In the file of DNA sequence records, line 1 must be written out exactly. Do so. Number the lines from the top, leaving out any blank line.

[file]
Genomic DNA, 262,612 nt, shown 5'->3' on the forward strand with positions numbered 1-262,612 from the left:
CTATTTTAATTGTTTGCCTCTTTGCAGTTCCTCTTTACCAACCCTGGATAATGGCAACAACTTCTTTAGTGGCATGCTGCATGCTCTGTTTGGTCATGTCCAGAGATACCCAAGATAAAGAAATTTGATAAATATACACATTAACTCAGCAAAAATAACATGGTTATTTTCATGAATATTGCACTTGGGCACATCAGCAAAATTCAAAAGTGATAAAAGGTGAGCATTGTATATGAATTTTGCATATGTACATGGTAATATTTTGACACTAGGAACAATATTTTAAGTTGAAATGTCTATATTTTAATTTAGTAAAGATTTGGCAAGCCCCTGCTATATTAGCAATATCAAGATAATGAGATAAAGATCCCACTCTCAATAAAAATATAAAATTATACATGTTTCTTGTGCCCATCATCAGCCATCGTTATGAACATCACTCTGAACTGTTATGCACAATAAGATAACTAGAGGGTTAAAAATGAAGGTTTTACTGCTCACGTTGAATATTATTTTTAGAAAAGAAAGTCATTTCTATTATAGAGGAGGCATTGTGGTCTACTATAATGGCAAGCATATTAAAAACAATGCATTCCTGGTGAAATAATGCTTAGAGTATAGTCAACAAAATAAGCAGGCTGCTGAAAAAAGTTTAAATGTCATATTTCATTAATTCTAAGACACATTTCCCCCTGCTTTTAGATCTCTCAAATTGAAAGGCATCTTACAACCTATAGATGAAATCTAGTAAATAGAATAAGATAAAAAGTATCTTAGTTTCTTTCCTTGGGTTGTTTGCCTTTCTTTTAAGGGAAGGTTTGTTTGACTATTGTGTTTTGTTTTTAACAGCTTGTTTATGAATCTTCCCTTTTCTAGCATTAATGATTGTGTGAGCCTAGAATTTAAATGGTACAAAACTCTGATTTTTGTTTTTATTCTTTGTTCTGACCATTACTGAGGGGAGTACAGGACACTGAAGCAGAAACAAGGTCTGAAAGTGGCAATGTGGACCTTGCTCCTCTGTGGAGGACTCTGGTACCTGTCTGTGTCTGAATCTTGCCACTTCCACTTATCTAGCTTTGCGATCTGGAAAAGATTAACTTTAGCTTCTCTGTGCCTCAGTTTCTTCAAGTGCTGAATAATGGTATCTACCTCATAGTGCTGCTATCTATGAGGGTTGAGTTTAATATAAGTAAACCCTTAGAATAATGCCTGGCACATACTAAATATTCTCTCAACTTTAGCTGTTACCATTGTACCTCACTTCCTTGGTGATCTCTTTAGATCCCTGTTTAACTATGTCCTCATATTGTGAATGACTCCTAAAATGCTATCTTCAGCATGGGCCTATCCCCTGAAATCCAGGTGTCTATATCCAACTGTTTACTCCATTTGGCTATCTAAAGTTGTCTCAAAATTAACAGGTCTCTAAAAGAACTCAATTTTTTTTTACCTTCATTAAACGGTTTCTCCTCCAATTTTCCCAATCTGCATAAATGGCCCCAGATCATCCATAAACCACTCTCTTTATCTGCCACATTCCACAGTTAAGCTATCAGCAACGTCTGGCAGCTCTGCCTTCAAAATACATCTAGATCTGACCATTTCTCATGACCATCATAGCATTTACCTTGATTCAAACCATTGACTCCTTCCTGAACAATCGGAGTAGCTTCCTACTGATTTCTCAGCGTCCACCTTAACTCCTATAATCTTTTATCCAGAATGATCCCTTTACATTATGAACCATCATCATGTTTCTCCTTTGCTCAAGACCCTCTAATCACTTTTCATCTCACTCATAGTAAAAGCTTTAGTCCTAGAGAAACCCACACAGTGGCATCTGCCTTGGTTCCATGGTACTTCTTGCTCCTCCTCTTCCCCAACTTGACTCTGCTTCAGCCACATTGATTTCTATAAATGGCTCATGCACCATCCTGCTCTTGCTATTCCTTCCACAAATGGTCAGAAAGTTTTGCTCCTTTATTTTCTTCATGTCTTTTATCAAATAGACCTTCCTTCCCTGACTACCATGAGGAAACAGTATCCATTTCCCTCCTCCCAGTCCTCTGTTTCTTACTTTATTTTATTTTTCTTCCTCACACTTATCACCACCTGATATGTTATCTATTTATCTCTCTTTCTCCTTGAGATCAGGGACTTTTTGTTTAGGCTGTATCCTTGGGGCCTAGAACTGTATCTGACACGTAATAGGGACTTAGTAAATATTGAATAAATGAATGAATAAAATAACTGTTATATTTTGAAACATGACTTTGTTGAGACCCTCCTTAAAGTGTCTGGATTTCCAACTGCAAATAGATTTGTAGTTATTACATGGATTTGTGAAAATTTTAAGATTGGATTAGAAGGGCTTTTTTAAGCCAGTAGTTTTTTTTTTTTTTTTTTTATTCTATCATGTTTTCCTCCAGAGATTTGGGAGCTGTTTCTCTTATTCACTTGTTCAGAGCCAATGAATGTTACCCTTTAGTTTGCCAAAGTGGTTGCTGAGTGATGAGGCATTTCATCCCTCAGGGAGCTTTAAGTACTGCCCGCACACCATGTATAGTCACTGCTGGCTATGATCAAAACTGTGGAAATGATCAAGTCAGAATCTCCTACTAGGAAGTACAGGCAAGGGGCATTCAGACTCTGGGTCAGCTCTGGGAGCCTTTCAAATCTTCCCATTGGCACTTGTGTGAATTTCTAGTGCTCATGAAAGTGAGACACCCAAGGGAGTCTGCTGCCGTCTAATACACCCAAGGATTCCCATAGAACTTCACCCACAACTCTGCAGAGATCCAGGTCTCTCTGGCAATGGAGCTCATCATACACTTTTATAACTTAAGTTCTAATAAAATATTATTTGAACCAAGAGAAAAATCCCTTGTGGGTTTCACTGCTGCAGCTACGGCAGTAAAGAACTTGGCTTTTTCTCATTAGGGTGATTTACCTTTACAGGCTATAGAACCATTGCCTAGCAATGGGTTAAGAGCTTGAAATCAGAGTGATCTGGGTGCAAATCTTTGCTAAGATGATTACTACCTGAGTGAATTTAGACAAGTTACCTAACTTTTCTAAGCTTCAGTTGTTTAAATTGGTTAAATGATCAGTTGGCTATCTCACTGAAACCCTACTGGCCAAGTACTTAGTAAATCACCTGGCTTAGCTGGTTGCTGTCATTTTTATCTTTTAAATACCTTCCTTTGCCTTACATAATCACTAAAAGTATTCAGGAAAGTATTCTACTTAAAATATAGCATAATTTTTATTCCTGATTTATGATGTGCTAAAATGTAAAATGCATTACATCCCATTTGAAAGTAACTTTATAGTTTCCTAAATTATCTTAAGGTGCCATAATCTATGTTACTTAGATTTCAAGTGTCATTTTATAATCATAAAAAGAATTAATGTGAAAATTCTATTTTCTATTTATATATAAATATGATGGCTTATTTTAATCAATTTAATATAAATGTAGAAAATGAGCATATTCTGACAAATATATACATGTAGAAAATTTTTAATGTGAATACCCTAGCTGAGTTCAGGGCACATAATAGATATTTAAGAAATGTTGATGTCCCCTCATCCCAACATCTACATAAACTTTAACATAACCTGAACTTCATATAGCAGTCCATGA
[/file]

Genomic DNA, 262,612 nt, shown 5'->3' on the forward strand with positions numbered 1-262,612 from the left: